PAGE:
What are Exchange Traded Funds (ETFs)?
ETFs consist of a basket of securities. They are attracting for passive investors. Why? Read more to find out.
For you to build your wealth, it is necessary to invest in securities that passively generate returns. ETFs are a safe and long-term option to do so.
Exchange Traded Funds (ETFs)
ETFs are investment funds that are traded on the stock exchange. An investment fund is essentially a combined pool of funds with other investors consisting of various securities such as stocks, commodities, and bonds. This way, you will benefit from diversification and lower risk because you work together as a group.
An ETFs price is determined by following a specific index. An index is a hypothetical portfolio which represents the net asset value (NAV) of a particular industry or segment of an industry in the financial market. For example, an ETF that consists of stocks from the banking industry includes stocks from Commonwealth Bank, Westpac, NAB, etc. Subsequently, the ETF tracks the average net asset value of the banks.
The net asset value can be calculated by dividing the total value of securities by total amount of shares outstanding.
An ETF is a combined basket of securities with multiple underlying assets. This means it may consist of thousands of securities from multiple industries or from one specific industry.
Below are a few types of ETFs:
- Bond ETFs – ETFs that invests in bonds such as government bonds, corporate bonds, and municipal bonds.
- Industry ETFs – ETFs that tracks a particular industry such as technology, banking, oil & gas, etc.
- Commodity ETFs – ETFs that tracks a particular commodity such as gold, precious metals, crude oil, etc.
For investors, an ETF provides easy diversification, low costs, and tax benefits while still keeping the characteristics of ordinary stocks.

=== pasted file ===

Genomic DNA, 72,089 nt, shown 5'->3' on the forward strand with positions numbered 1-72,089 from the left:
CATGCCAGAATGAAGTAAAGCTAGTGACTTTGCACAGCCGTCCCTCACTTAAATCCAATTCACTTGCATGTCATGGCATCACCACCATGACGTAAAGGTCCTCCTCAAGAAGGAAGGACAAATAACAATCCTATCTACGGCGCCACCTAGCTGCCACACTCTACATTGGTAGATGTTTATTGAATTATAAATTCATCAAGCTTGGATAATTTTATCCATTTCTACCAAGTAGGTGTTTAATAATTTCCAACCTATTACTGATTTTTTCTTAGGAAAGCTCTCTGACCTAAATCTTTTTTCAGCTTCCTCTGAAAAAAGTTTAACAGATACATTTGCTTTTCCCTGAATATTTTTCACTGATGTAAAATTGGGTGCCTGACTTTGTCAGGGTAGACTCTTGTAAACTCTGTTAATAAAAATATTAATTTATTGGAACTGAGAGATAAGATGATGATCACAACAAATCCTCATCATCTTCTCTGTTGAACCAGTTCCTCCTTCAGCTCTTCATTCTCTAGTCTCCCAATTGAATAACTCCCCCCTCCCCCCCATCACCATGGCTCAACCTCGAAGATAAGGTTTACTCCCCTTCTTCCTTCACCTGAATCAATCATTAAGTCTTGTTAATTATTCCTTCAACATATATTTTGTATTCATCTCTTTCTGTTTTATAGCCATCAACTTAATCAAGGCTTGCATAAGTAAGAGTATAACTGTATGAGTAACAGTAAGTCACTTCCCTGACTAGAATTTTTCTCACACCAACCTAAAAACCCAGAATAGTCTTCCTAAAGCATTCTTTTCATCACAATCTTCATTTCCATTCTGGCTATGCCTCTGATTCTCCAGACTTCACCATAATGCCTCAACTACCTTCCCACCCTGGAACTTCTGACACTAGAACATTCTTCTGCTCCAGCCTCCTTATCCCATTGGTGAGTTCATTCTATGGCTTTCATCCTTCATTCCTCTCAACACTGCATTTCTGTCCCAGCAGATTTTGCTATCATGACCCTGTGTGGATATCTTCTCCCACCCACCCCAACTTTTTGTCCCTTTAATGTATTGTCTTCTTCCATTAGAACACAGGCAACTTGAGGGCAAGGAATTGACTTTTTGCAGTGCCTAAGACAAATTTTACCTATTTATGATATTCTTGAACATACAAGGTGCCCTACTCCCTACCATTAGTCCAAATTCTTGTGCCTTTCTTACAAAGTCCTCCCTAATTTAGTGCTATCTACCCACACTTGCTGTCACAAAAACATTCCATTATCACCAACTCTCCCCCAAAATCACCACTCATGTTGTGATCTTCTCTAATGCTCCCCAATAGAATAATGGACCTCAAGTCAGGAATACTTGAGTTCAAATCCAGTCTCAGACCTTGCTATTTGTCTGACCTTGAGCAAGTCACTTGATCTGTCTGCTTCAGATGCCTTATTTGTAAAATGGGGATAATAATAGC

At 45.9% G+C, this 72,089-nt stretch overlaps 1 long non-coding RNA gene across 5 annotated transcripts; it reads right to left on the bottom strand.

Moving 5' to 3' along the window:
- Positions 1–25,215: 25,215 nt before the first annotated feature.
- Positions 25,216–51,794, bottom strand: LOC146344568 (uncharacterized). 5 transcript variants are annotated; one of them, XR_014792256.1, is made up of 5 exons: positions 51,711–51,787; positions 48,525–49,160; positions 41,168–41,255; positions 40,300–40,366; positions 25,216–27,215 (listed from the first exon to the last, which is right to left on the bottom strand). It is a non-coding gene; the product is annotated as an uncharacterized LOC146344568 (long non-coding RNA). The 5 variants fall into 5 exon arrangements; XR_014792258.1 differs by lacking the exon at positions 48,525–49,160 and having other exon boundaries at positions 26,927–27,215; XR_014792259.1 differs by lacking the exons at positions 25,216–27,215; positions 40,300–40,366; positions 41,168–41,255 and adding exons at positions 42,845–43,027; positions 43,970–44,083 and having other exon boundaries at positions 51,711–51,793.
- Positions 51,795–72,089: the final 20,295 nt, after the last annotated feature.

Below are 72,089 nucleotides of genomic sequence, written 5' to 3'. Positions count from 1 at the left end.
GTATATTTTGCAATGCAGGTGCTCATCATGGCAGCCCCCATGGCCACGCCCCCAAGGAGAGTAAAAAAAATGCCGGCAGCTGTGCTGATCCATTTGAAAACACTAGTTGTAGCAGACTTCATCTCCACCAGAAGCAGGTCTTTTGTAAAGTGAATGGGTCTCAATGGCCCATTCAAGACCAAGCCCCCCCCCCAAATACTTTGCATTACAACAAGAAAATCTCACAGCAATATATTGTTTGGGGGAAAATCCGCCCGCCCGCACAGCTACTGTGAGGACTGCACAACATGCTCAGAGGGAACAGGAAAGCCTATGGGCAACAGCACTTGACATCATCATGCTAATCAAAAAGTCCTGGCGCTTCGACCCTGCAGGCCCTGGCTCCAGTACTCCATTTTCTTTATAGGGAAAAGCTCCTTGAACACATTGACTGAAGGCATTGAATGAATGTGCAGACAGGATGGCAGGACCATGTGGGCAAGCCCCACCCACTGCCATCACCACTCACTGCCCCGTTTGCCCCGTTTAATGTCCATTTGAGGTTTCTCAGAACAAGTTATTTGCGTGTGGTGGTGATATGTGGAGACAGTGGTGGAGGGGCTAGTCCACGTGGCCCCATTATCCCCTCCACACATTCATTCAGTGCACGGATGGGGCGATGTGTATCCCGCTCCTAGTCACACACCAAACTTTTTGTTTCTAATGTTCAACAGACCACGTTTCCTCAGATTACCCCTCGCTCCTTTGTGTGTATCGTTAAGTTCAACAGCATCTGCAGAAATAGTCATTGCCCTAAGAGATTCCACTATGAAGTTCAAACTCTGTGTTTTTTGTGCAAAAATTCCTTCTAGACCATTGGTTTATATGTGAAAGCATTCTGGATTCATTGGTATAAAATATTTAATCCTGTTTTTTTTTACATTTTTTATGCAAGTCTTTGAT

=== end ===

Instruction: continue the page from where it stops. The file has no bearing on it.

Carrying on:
- Low Costs – Since ETFs are passive, they are not actively managed. This leads to lower management and administrative expenses resulting in lower costs.
- Intra-Day Transactions – ETF transactions can occur any time throughout the trading day. Conversely, mutual funds (another type of index funds) trade at the end of the day. This means that the value of the fund will be whatever the value is at the end of the trading day. This means that ETF investors are able to take advantage of price movements throughout the day.
- Tax Benefits – ETFs are not actively managed, resulting in less turnover of the securities in the portfolio. Furthermore, they passively track a particular index which means there is low capital gains in the short term. These factors lead to lower tax charges.
- Diversification – ETFs are a way for investors to diversify their portfolio. This is because an ETF combines hundreds of thousands of securities into one fund. Diversification leads to lower risks as it can offset losses in 1 specific stock by gains in another stock.
- Transparency – ETFs are transparent because they track publicly listed companies. For example, the S&P 500 tracks the 500 largest publicly listed companies in the US. Investors therefore have access to essentially unlimited informations.
It is important that you know which ETF you are investing in. This is because of the many risks involving in investing in funds you are uninformed about.
- Emerging Markets – ETFs that invests in companies from emerging markets. These usually consists of companies that are hard to sell individually, so they are combined. The volatility and complexity of emerging markets and companies pose as an increased risk for investors.
- Currency – Occurs if you invest in ETFs that contains companies from overseas. These are affected by fluctuations in the currency (for example, AUD relative to USD).
Examples in ASX
- Vanguard Australian Shares Index ETF (VAS) – Australia’s largest 300 companies. Includes Commonwealth Bank, BHP Group, Wesfarmers etc.
- Beta Shares FTSE RAFI Australia 200 ETF (QOZ) – Australia’s largest 200 companies. Includes Woolworths Group, Suncorp Group, Macquarie Group etc.
- NASDAQ 100 ETF (NDQ) – 100 largest non-financial securities listed on NASDAQ. Includes Apple, Google, Microsoft, Tesla, Starbucks, etc.
- S&P 500 (SPY) – 500 largest companies in US S&P Index. Includes Amazon, Berkshire Hathaway, JP Morgan Chase & Co, Visa.
- US Dollar ETF (USD) – Performance of USD relative to AUD.
- British Pounds ETF (POU) – Performance of GBP relative to AUD.
To read more on on ETFs, you can visit the ASX website.
ETFs are generally safe investments. They generate steady returns as they track the index of an industry, leading to diversification, lower risks, and tax benefits. In the long-term, the overall industry will always grow. Because of this passive investors choose to invest in ETFs rather than actively managed funds by managers. To minimise your risk, you can consult a business lawyer.
Ryan currently works in the content team as a Legal Intern for Lawpath. He is in his third year of a Bachelor of Law and Business degree at UTS.